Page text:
Will Andrew Scheer ruin Canada?

Conservative Party Leader Andrew Scheer appears in a drawing by Victor Juhasz for National Observer. Victor Juhasz illustration

Standing in a forest of ash and birch trees about a 45-minute drive southwest of downtown Calgary, the Azuridge Estate Hotel is a luxury resort replete with fountains, waterfalls, gray stone façades and exposed wooden beams. It’s a popular wedding destination.

In a conference room at this verdant retreat on April 11, Conservative Party Leader Andrew Scheer and his campaign manager, Hamish Marshall, were huddling with a group of oil company CEOs along with Tim McMillan, president of the Canadian Association of Petroleum Producers (CAPP), Big Oil’s most powerful lobby group. All of the CEOs present, in fact, are members of CAPP’s board of governors.

One purpose of this meeting? To strategize on how to defeat Justin Trudeau’s government in the federal election this month. The agenda also included discussions about how to silence environmental critics of pipeline projects and the tar sands, including suing them in court.

Conservative Party Leader Andrew Scheer reacts to the Liberal carbon pricing announcement in Ottawa on Oct. 23, 2018. Photo by Alex Tétreault 

Scheer provided the keynote address, while Marshall spoke about “rallying the base” by using friendly interest groups.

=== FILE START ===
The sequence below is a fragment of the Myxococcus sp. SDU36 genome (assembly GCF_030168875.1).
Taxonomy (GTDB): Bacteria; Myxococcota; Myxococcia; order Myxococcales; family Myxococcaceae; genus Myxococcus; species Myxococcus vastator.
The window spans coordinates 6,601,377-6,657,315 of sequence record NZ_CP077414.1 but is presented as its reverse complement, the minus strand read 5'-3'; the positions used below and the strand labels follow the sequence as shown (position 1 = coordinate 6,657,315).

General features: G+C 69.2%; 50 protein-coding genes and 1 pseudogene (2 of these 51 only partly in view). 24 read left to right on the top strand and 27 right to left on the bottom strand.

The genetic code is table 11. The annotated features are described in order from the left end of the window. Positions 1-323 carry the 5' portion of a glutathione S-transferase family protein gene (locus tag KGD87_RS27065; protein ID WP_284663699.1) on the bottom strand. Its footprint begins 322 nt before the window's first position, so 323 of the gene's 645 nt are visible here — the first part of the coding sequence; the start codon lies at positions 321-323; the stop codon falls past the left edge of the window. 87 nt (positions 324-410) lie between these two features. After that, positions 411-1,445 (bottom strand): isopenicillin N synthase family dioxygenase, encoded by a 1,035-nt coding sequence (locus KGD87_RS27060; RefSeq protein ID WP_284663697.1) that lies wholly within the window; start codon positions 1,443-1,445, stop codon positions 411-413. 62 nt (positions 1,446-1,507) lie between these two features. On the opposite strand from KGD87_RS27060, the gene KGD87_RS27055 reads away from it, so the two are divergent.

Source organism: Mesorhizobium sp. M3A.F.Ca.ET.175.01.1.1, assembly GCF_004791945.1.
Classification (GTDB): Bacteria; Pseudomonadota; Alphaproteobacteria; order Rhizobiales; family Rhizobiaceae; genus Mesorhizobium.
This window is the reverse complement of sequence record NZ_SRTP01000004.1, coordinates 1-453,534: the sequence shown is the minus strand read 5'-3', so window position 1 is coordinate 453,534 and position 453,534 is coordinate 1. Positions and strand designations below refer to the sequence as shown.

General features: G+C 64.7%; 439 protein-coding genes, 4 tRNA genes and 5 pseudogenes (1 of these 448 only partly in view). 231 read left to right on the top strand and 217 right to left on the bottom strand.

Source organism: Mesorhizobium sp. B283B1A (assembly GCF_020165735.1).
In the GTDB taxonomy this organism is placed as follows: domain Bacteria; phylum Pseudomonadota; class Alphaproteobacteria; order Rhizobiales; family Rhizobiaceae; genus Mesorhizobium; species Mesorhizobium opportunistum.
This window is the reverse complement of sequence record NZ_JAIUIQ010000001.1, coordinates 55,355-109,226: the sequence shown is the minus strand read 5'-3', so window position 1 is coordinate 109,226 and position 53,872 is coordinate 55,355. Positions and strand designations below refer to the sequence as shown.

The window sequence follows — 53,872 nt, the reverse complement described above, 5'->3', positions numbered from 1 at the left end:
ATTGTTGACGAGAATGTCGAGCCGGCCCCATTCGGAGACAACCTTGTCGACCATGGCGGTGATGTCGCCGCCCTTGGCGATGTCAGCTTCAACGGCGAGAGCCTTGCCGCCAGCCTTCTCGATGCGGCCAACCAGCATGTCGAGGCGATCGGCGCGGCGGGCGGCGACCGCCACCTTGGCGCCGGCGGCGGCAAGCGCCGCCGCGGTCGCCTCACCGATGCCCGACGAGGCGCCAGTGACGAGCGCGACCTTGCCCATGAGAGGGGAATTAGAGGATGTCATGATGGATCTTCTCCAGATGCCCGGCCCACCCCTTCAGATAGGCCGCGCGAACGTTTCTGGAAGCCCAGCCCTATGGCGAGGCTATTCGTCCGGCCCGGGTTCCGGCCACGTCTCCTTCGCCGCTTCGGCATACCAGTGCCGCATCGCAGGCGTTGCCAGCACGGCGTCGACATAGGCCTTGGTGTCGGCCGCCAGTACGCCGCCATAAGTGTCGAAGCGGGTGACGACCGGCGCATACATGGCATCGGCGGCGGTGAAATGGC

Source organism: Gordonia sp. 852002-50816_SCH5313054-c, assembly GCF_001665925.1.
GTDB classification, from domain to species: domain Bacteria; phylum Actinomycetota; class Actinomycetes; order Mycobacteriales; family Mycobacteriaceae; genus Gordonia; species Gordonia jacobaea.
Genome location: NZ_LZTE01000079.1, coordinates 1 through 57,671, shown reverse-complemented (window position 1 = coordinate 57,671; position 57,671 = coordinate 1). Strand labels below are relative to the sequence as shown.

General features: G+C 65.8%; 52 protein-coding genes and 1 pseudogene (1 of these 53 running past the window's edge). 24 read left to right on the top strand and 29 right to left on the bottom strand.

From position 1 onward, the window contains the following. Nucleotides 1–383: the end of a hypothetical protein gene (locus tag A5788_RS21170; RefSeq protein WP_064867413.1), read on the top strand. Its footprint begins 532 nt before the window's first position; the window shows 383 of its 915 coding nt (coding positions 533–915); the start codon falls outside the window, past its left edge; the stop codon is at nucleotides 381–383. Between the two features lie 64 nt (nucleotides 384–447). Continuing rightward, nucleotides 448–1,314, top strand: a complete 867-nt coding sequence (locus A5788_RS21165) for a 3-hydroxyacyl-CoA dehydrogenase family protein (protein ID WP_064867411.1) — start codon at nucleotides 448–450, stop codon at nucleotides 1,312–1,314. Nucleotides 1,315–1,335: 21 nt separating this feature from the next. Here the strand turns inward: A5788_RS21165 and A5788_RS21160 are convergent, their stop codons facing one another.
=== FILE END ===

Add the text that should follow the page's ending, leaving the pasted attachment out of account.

To some, this meeting at the Azuridge “gave evidence that, guess what, things haven’t really changed a whole lot,” says Nathan Lemphers, an Ottawa-based campaigner with Oil Change International, an advocacy organization that fights the fossil fuel sector.


“(The Conservatives) are still very cozy with oil industry interests and oil money. We’ve seen what that’s done to Alberta politics and it was no different with federal politics under the Harper government.”

CAPP disputes that the event itself was related to the election. But the fact that Andrew Scheer and his inner circle were scheming with oil industry executives to oust Trudeau comes as no surprise. After all, Scheer is widely acknowledged to be a creature of the house that Stephen Harper built — a party designed to serve the energy sector’s interests at every turn. MORE

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